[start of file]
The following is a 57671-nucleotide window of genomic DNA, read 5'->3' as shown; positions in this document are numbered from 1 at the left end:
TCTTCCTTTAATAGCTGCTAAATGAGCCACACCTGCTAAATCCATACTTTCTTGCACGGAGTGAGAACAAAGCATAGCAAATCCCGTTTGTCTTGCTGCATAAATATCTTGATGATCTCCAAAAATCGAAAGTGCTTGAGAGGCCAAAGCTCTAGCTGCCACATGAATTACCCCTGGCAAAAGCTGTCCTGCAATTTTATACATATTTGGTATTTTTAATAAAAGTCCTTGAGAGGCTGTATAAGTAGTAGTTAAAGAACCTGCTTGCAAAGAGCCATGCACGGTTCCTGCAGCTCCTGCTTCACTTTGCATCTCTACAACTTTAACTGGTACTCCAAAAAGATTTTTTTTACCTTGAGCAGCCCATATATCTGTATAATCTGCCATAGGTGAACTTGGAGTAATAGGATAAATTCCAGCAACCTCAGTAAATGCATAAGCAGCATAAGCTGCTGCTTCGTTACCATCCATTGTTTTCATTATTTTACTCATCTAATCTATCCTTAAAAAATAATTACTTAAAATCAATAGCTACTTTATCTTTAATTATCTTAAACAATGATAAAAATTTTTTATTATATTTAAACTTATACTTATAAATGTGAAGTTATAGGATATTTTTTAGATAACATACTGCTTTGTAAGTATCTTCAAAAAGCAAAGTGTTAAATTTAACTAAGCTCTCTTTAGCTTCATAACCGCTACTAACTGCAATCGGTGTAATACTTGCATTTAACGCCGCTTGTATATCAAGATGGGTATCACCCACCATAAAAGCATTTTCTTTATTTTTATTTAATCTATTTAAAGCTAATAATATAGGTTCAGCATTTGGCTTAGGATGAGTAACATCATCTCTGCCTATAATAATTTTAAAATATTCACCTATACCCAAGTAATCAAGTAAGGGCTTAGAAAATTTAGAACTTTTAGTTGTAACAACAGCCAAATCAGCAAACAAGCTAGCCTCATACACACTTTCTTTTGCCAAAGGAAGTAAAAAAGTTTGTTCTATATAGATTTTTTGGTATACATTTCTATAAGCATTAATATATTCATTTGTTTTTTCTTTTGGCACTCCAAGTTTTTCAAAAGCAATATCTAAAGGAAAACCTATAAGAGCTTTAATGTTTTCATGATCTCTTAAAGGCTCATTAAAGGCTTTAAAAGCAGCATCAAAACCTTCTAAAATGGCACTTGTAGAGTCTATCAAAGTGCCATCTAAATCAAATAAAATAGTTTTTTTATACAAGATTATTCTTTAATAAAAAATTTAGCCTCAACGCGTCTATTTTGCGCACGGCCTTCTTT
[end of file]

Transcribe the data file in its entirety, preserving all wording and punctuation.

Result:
The following is a 57671-nucleotide window of genomic DNA, read 5'->3' as shown; positions in this document are numbered from 1 at the left end:
TCTTCCTTTAATAGCTGCTAAATGAGCCACACCTGCTAAATCCATACTTTCTTGCACGGAGTGAGAACAAAGCATAGCAAATCCCGTTTGTCTTGCTGCATAAATATCTTGATGATCTCCAAAAATCGAAAGTGCTTGAGAGGCCAAAGCTCTAGCTGCCACATGAATTACCCCTGGCAAAAGCTGTCCTGCAATTTTATACATATTTGGTATTTTTAATAAAAGTCCTTGAGAGGCTGTATAAGTAGTAGTTAAAGAACCTGCTTGCAAAGAGCCATGCACGGTTCCTGCAGCTCCTGCTTCACTTTGCATCTCTACAACTTTAACTGGTACTCCAAAAAGATTTTTTTTACCTTGAGCAGCCCATATATCTGTATAATCTGCCATAGGTGAACTTGGAGTAATAGGATAAATTCCAGCAACCTCAGTAAATGCATAAGCAGCATAAGCTGCTGCTTCGTTACCATCCATTGTTTTCATTATTTTACTCATCTAATCTATCCTTAAAAAATAATTACTTAAAATCAATAGCTACTTTATCTTTAATTATCTTAAACAATGATAAAAATTTTTTATTATATTTAAACTTATACTTATAAATGTGAAGTTATAGGATATTTTTTAGATAACATACTGCTTTGTAAGTATCTTCAAAAAGCAAAGTGTTAAATTTAACTAAGCTCTCTTTAGCTTCATAACCGCTACTAACTGCAATCGGTGTAATACTTGCATTTAACGCCGCTTGTATATCAAGATGGGTATCACCCACCATAAAAGCATTTTCTTTATTTTTATTTAATCTATTTAAAGCTAATAATATAGGTTCAGCATTTGGCTTAGGATGAGTAACATCATCTCTGCCTATAATAATTTTAAAATATTCACCTATACCCAAGTAATCAAGTAAGGGCTTAGAAAATTTAGAACTTTTAGTTGTAACAACAGCCAAATCAGCAAACAAGCTAGCCTCATACACACTTTCTTTTGCCAAAGGAAGTAAAAAAGTTTGTTCTATATAGATTTTTTGGTATACATTTCTATAAGCATTAATATATTCATTTGTTTTTTCTTTTGGCACTCCAAGTTTTTCAAAAGCAATATCTAAAGGAAAACCTATAAGAGCTTTAATGTTTTCATGATCTCTTAAAGGCTCATTAAAGGCTTTAAAAGCAGCATCAAAACCTTCTAAAATGGCACTTGTAGAGTCTATCAAAGTGCCATCTAAATCAAATAAAATAGTTTTTTTATACAAGATTATTCTTTAATAAAAAATTTAGCCTCAACGCGTCTATTTTGCGCACGGCCTTCTTT